StoryWorth for Father’s Day: Invite your dad to share stories with loved ones every week, and then get them all bound in a beautiful hardcover book at the end of the year. Go to http://www.storyworth.com/lisa for $20 off when you subscribe. This Father’s Day is actually a gift for you, too!
Listen to the Family History: Genealogy Made Easy podcast by Lisa Louise Cooke. It’s a great series for learning the research ropes and well as refreshing your skills.
Lisa Louise Cooke uses and recommends RootsMagic family history software. From within RootsMagic, you can search historical records on FamilySearch.org, Findmypast.com and MyHeritage.com.
Keep your family history research, photos, tree software files, videos and all other computer files safely backed up with Backblaze, the official cloud-based computer backup system for Lisa Louise Cooke’s Genealogy Gems. Learn more at https://www.backblaze.com/Lisa.
MAILBOX: MILITARY DRAFT REGISTRATIONS
Click here to read about finding military draft registrations
INTERVIEW: JIM BEIDLER ON PENNSYLVANIA RESEARCH QUESTION
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When it comes to the accuracy of DNA ethnicity results, there’s some good news: they’re getting more specific. Your initial results that said “Irish” may now point specifically to Ulster. Here, Your DNA Guide Diahan Southard talks about this promising progress.
One of the questions I get asked most often is to predict the future of genetic genealogy. While I don’t have a crystal ball, I am certain that the future of genetic genealogy holds two things: automation and specificity. We will save the automation discussion for another day (it was hinted at in RootsTech announcements by bothMyHeritageandLiving DNA) and focus here on the exciting topic of specificity.
DNA ethnicity accuracy: Specificity on the rise
Since the launch of the autosomal DNA test, we have seen an incredible increase in the specificity of our origins reports. In 2007, 23andMe was breaking down your heritage into three main categories: Europe, Asia, and Africa. Now, 11 years later, after several revisions, they have released a new update expanding their origins product from 31 categories to 150! That’s an increase in specificity of 4,900%!!!! All companies are moving in this same direction, with AncestryDNA releasing a small update in April of 2018, to try to provide more detail to the story of your ancestral heritage.
This trend toward increasing specificity also appears in reports from academia. For example, in December of 2017, there was astudyreleased by the Royal College of Surgeons in Ireland working with the Genealogical Society of Ireland. The study details a component that is especially important to genealogists: time. While it might be interesting to know that you had an ancestor who once walked the moors, it would be even more valuable to know when he was there.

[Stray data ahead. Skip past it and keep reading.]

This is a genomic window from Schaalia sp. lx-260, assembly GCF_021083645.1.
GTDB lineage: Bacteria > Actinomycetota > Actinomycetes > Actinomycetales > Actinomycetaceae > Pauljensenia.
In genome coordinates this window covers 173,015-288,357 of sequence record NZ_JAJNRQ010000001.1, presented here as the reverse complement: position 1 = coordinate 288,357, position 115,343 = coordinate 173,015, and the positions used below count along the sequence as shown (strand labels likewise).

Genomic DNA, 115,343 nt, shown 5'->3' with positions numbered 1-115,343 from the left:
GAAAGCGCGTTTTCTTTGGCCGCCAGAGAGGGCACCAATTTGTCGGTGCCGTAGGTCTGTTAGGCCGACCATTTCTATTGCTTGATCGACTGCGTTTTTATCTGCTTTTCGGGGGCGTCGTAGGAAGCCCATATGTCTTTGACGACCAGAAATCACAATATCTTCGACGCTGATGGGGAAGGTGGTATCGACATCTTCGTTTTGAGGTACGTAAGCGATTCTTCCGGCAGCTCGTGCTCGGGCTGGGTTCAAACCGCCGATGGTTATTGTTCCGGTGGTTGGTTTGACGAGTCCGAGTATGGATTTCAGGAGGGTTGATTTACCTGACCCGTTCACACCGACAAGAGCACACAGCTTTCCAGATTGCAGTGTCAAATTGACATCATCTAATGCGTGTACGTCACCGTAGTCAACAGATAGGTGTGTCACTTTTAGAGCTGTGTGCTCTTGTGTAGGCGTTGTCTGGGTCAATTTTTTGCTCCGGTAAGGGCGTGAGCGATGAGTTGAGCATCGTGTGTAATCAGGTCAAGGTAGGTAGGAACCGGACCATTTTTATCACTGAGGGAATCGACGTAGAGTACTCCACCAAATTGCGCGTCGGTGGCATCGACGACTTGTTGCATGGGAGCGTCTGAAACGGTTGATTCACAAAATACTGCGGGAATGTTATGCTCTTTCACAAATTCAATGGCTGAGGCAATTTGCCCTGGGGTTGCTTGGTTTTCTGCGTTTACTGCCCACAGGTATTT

In this study, they can see both the current genetic clusters in Ireland (they report 10) but also measure how genetically similar those clusters are to other places. That means we can not only tell you where you are from in Ireland, but also where you were before that. It’s a bit like the sticker you see on the fruit at the grocery store. Right now it is in your store, but the sticker tells you where it was before that.
AncestryDNA origins reports
This same kind of research is reflected in AncestryDNA’s Migrations, which are a feature of their origins report. Migration communities, like Lower Midwest Settlers, identify your ancestral locations hundreds of years ago, as opposed to the Regions, like Europe West, which identify your ancestral locations thousands of years ago.
Sticking with the Irish theme, we see that AncestryDNA places Ireland in a region with Scotland and Wales. This large region is then broken up into four subregions, each with its own subregions, for a total of 24 different Irish categories. (You can view this image by clicking on See all 150+ regions at the bottom of the ethnicity window.)
Much like the study from academia in Ireland, we can track these Irish groups through time using the tools at AncestryDNA. Essentially, if you find yourself in any of the subregions, then you know that your connection to that particular place was likely within a genealogical timeframe (the last 300 years). What if you do not yet find yourself in a subgroup, but as shown in the example here, you see simply no connection to these subregions? It either means your connection to Ireland is farther back than 300ish years, or that the subregion you are from has not yet been defined.